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Judge Lillian Wan gives Columbian Lawyers Association crash course on Family Court

March 9, 2018 By Rob Abruzzese Brooklyn Daily Eagle
Hon. Lillian Wan, judge in the Kings County Family Court, was the guest speaker at this month's meeting of the Columbian Lawyers Association of Brooklyn. Wan is pictured left with Linda LoCascio, president of the Columbian Lawyers. Eagle photos by Rob Abruzzese

The Columbian Lawyers Association got a crash course in the how the Kings County Family Court operates by Judge Lillian Wan during its monthly meeting where she presented a continuing legal education (CLE) seminar titled “Child Protective Cases and Crossover Youth” in Dyker Heights on Tuesday.

“Thank you to the Columbian Lawyers for asking me to speak here tonight,” Judge Wan said. “Thank you [President Linda LoCascio], it really is an honor to be here to talk to you about what I do. My goal is for you all to leave here tonight with a better understanding on what goes on in Family Court.”

Wan, who graduated from Albany Law School, was appointed to the bench by former Mayor Michael Bloomberg in 2012. Prior to that, she served as a court-attorney referee where she handled adoptions, guardianship and trusts, and estate matters. She also served for nine years as an Administration for Children’s Services (ACS) trial attorney where she tried and supervised abuse and neglect cases.

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As a judge in the Family Court, she presides over cases involving child abuse, neglect, family offense cases, juvenile delinquency, child support, paternity, custody, visitation and adoption. All trials are bench trials, there is no jury.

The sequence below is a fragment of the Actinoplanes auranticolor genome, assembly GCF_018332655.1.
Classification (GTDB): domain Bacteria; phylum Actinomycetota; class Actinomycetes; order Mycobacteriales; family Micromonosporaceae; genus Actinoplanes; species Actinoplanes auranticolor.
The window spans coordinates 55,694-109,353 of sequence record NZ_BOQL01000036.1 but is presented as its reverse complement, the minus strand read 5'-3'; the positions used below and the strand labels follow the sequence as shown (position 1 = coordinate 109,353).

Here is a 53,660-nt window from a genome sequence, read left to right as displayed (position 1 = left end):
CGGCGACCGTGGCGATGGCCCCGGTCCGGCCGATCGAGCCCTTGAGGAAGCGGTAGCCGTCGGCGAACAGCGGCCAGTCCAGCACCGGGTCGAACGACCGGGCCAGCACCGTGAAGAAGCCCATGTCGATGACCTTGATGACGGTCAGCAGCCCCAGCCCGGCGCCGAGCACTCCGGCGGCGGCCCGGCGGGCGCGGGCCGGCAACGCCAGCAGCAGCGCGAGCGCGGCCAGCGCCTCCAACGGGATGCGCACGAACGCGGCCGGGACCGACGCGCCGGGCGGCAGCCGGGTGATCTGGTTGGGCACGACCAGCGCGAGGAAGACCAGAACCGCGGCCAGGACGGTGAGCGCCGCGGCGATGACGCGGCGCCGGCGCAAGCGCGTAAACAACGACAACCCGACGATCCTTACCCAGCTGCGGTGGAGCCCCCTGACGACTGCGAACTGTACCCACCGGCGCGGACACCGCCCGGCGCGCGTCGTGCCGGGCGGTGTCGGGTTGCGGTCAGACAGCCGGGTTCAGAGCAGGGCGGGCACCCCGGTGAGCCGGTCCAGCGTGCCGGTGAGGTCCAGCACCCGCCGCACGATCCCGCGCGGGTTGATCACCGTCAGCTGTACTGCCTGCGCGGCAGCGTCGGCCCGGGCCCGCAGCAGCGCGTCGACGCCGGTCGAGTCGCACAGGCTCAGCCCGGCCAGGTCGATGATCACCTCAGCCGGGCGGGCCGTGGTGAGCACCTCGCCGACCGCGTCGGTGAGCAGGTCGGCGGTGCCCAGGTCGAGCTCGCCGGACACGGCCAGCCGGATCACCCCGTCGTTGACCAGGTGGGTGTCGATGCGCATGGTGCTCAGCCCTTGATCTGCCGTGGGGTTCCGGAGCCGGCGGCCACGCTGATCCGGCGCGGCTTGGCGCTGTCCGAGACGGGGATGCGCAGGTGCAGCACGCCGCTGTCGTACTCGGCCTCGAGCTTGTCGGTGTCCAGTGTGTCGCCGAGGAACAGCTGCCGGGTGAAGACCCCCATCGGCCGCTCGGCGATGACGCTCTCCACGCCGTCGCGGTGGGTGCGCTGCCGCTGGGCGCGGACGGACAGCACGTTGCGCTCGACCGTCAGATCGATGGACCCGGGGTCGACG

“There are a lot of misconceptions out there about what goes on in Family Court and how a child-abuse case originates in Family Court. I’m going to walk you through that process,” Wan said.

In her materials for the lecture, she included a sample intake form and walked the roughly 100 attorneys and judges in attendance through the process of how cases end up in front of her.

“A mandated reporter calls in a report suspecting abuse or neglect. That can be a doctor, a teacher, a social worker, a nurse. Assistant district attorneys are also mandatory reporters under the social services law,” she said. “A case comes in, it gets investigated, the case worker will then make a home visit and talk to the kids involved with the report, and then ACS will convene a child safety conference to determine if removal should be sought or if court intervention is needed.”

Wan also discussed the Crossover Youth Part, which puts kids who are known to both the child welfare system and the juvenile justice system in front of one judge who will deal with the consequences of both issues.


“The cases will be on at the same time for purposes of information sharing so that as a jurist I don’t have to operate in a void with each case proceeding on separate tracks,” she said. “The hope is that the two systems will coordinate so there are no gaps or duplication in services for the children.”

Young Lawyers Night

The Columbian Lawyers Association’s next meeting will take place on April 3 with guest speakers Janet McFarland and Betsey Jean-Jacques, who will speak on “The Ins and Outs of Mental Hygiene: Hospitalization to Civil Commitment.”

That night will also be the inaugural Young Lawyers Night, where guests are encouraged to bring young attorneys and new members to the meeting.

“This is the event that we’d really appreciate if each person in this room can invite, encourage to attend and sponsor a young lawyer to come to this meeting,” said President Linda LoCascio.

“We want them so see what this is all about and share in the comradery of the association.

This can be an intern in your office, a law school student [or] a family friend.”

 


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